It has been an interesting time along the respective Beltways for baseball fans this spring and early summer. As the coming of age Nationals tear up the National League East, one of baseball’s biggest surprises, the Baltimore Orioles, are holding their own in second place in the American League East, easily within striking distance of the first place New York Yankees and in contention for a Wild Card spot.
It is a refreshing turnaround for the O’s, who seem to have been out of the baseball limelight for more than half of the existence of their still-beautiful and now 20 year old baseball palace, Oriole Park at Camden Yards.
Lean years and lean budgets saw the Orioles fall from the baseball elite as Cal Ripken Jr.’s time came to an end, and a series of controversial moves by management left fans disappointed as the team struggled to be competitive for the first time in a long time.
But that has all started to change in the last few years under the oft-maligned ownership of Peter Angelos. Buck Showalter has cobbled together a lineup with a mix of home grown and imported players and an exciting, mostly young, pitching staff. New executive vice president and baseball lifer Dan Duquette has come on board to move the team along behind the scenes, and the Orioles, one of the game’s most traditional teams of the past half-century, have really embraced technology as way to better evaluate players and get results—not just on their big league club but throughout their system.
While the old school way of scouting has not gone by the wayside, Duquette, addressing a large group of fans this week prior to the team’s series with the Los Angeles Angels of Anaheim, admitted that the way things were done in the past doesn’t work as well as what can be done today.
He talked about his new baseball operations staff, which includes pedigrees from Harvard and his alma mater, Amherst, as well as other places that baseball lifers would have scoffed at years ago. He touched on the use of technology to augment advance scouting, another heresy in days gone by, when he was helping pilot the front offices of the Milwaukee Brewers, New York Mets and Montreal Expos.
Yet such talk in today’s environment is seen as refreshing and as a result of a new way of thinking, Baltimore, replete with their throwback look and a conservative owner, is again a force in the AL East.
“Over the last couple of years, the Orioles have been transitioning to take the data we have from Bloomberg (Sports) and PitchFX and leverage that in a way the helps us position our players better and make better pitches at the right time and effectively win games,” Duquette added. “I think it’s made a big difference in winning the close games. There are two or three or four plays every game that determine the outcome of every game. And if you can leverage the technology in a partnership with Bloomberg to win the game, it makes it a lot more fun for everybody.”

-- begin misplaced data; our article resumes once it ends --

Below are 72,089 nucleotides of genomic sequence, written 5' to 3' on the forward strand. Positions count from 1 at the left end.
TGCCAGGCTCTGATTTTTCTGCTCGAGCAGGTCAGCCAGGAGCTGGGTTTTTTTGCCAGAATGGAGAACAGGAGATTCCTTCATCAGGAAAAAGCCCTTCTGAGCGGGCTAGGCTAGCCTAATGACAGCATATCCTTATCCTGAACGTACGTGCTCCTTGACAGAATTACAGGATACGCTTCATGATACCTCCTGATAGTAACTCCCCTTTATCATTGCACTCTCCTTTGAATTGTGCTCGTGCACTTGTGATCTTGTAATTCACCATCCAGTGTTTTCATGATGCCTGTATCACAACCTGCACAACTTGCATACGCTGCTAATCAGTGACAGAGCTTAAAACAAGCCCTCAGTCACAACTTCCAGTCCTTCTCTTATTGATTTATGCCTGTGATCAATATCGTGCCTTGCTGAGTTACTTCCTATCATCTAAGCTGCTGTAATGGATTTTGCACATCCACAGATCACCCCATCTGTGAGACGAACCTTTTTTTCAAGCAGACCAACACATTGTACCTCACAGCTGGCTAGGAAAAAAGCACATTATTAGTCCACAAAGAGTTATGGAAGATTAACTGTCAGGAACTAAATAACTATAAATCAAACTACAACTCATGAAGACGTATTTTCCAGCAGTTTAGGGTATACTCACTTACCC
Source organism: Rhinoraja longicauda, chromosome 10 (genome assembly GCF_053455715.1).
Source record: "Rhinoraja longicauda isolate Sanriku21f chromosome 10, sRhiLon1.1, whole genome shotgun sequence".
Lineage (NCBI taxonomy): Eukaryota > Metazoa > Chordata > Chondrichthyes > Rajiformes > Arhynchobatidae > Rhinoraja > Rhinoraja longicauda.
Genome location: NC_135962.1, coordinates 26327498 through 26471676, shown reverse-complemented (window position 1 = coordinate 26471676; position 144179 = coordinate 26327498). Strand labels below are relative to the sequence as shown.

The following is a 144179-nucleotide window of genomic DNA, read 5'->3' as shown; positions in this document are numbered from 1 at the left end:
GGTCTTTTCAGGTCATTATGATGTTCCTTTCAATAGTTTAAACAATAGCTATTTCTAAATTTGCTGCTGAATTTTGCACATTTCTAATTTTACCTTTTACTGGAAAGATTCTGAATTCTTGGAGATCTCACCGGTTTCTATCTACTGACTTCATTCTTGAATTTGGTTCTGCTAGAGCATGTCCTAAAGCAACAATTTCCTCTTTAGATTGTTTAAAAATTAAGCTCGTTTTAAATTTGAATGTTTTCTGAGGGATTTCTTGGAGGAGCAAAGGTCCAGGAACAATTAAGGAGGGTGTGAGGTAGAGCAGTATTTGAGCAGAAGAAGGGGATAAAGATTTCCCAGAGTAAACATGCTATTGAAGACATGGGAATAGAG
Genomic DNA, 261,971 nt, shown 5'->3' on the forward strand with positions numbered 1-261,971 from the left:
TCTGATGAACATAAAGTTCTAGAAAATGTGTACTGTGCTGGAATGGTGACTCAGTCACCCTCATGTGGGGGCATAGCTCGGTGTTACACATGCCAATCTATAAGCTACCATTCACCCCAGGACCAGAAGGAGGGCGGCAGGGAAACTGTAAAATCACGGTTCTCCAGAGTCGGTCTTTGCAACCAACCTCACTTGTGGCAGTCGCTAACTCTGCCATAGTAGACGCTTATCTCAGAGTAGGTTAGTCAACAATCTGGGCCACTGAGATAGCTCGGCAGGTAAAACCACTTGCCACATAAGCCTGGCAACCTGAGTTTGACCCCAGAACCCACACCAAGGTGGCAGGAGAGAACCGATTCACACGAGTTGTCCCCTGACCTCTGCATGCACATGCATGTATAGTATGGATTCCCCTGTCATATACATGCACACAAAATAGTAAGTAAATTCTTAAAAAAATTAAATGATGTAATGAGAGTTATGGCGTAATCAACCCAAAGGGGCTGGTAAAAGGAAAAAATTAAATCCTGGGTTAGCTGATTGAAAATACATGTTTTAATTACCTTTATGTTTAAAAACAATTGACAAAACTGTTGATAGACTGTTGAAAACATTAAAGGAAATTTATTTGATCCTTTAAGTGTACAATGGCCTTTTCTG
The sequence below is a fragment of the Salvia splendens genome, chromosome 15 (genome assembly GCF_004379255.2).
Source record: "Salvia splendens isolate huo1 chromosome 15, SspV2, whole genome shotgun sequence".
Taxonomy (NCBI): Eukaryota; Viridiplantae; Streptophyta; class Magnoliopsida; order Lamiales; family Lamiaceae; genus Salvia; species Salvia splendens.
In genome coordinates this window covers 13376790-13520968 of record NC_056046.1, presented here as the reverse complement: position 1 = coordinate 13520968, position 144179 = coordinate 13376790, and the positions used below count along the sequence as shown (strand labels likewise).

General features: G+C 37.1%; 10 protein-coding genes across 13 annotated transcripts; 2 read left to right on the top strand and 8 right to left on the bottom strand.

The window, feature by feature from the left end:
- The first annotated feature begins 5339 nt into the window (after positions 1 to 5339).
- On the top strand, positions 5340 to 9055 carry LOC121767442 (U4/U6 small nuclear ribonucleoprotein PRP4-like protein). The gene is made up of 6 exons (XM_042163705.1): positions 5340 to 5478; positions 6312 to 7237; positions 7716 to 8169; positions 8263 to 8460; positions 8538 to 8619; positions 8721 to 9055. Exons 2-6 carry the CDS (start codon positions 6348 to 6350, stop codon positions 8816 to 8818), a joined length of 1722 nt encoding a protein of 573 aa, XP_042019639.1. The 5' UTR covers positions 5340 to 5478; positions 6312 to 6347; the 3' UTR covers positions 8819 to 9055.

That leverage is aided by a coaching staff and front office that knows when and where to make subtle changes. The combination of pitching coach Rick Adair at the parent club and director of pitching development Rick Peterson has helped transform the staff and the pitchers in the organization into a force to be reckoned with.
Peterson, who assumed his new role this past offseason, used analytical data during his stint as pitching coach for the “Moneyball” Oakland A’s and brought in American Sports Medicine Institute's biomechanical pitching lab to spring training to analyze every major league pitcher’s delivery. The subtle changes used in delivery have done wonders for the O’s pitching staff, from rising stars like Jake Arrieta and Jason Hammel to the future of the organization on the mound in Dylan Bundy, Zach Britton, Chris Tillman and others.
“It’s all about balancing the human aspects of the game with the data that’s available, and that mix is proven time and time to have success,” Peterson added at the event on Tuesday. “Our pitchers have bought into what Dan and Buck and our staff is preaching, and they see the results. It would be silly to ignore the assets and the opportunities that are presented through technology, and just do things the way they used to be done.”
The “old school” way didn’t fill seats or put W’s in the books for Baltimore, but the recent results and the change in philosophy are reaping benefits both now, with a weekend of sellouts, and into the future by building an organization of young players used to, and not afraid of, using technology to supplement their natural skills.
In many ways, the mix is not new to baseball. Theo Epstein used the formula for success in Boston, and has now taken technology to new levels as he revamps the Chicago Cubs using a custom-designed system by Bloomberg Sports.
Bloomberg officials said Tuesday that 25 clubs are using some version of the analytic system they have built, all converting over since the company division was formed just two short years ago. Peterson, now one of Baltimore’s greatest assets, actually worked with Bloomberg last year to help refine the tools for many of the MLB teams, so his familiarity with the process was an added bonus when he came on board for the club over the winter.
In years past, “new thinking” in Baltimore may have meant better cell phone service or a slight change in logo. Now it means a revamped look at technology combined with good old baseball sense, and that mix is leading to a new era for Orioles fans starved for winning—probably much sooner than expected.
Sooner than expected? Isn’t that what today’s technology is all about? Even in storied Camden Yards.
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